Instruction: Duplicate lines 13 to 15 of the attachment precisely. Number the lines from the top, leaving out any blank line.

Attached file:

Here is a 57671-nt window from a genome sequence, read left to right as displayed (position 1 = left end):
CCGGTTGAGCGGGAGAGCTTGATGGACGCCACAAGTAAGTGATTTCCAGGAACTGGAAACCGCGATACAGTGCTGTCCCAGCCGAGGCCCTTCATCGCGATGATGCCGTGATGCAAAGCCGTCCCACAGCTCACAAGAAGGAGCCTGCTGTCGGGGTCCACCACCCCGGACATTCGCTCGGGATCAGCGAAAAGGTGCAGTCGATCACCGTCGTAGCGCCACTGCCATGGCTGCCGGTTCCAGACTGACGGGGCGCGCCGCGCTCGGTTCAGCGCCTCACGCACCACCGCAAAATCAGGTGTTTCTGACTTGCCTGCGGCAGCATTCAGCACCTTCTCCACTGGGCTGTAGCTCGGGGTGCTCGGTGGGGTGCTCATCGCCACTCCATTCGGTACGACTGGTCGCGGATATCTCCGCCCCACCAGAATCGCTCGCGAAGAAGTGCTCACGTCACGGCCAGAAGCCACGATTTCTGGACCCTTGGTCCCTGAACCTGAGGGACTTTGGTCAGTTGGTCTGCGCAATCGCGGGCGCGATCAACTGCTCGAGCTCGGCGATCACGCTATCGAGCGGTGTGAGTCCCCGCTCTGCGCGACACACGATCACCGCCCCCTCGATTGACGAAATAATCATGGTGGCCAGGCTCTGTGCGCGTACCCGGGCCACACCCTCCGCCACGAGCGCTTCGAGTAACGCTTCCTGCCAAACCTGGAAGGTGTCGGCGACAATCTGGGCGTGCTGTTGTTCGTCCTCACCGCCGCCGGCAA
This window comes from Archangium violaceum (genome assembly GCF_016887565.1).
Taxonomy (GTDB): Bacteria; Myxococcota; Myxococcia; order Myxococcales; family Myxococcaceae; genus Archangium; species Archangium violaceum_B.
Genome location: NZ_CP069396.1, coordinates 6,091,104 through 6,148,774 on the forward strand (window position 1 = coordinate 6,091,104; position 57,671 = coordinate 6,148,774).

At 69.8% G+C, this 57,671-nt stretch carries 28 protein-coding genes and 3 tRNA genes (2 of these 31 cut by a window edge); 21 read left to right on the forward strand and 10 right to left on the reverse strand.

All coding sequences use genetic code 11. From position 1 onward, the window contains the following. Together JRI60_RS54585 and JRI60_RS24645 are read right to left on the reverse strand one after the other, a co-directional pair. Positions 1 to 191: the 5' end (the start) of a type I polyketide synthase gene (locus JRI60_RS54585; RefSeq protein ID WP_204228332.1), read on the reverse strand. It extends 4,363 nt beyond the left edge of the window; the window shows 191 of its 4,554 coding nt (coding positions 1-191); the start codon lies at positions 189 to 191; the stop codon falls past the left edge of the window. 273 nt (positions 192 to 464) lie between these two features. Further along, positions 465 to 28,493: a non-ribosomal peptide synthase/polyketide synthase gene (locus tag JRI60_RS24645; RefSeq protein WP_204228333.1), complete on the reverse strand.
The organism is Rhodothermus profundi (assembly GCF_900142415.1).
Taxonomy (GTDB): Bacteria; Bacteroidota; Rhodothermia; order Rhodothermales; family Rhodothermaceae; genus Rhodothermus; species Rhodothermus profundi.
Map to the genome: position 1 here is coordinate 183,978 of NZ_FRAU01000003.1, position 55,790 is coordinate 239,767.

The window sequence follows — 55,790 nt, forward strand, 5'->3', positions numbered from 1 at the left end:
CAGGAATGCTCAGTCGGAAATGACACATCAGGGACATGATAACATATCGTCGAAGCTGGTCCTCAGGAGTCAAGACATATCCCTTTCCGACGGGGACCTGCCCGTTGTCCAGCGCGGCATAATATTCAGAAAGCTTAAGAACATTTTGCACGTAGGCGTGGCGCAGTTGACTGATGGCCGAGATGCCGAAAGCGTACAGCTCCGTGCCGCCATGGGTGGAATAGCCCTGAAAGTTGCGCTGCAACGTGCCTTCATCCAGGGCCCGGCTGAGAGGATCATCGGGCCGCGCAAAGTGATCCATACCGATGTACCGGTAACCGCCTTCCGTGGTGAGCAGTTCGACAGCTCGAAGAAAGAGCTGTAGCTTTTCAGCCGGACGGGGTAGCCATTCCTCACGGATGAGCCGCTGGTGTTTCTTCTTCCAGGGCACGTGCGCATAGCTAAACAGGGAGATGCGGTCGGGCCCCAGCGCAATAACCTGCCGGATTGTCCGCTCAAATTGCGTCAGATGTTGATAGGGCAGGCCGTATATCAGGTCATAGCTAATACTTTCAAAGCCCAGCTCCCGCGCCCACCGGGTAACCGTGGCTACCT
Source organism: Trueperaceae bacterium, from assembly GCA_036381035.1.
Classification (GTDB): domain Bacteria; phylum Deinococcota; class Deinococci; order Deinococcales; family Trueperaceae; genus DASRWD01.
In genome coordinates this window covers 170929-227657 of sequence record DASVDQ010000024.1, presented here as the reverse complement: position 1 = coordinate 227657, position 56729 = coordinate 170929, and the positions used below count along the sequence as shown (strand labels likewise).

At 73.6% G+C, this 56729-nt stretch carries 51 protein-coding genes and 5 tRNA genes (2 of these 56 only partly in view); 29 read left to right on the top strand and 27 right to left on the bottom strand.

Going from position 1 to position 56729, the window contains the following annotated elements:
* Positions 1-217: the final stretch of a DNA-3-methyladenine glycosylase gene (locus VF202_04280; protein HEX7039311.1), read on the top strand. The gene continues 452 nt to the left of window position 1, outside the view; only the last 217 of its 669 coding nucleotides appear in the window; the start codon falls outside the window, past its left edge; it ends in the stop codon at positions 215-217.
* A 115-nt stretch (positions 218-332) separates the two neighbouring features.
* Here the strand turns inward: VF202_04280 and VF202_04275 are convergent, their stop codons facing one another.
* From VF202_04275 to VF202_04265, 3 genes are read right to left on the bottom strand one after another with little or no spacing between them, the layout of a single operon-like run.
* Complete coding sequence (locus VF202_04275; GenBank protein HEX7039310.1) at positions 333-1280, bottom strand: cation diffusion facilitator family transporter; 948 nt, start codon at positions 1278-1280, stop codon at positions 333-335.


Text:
Source organism: Trueperaceae bacterium, from assembly GCA_036381035.1.
Classification (GTDB): domain Bacteria; phylum Deinococcota; class Deinococci; order Deinococcales; family Trueperaceae; genus DASRWD01.
In genome coordinates this window covers 170929-227657 of sequence record DASVDQ010000024.1, presented here as the reverse complement: position 1 = coordinate 227657, position 56729 = coordinate 170929, and the positions used below count along the sequence as shown (strand labels likewise).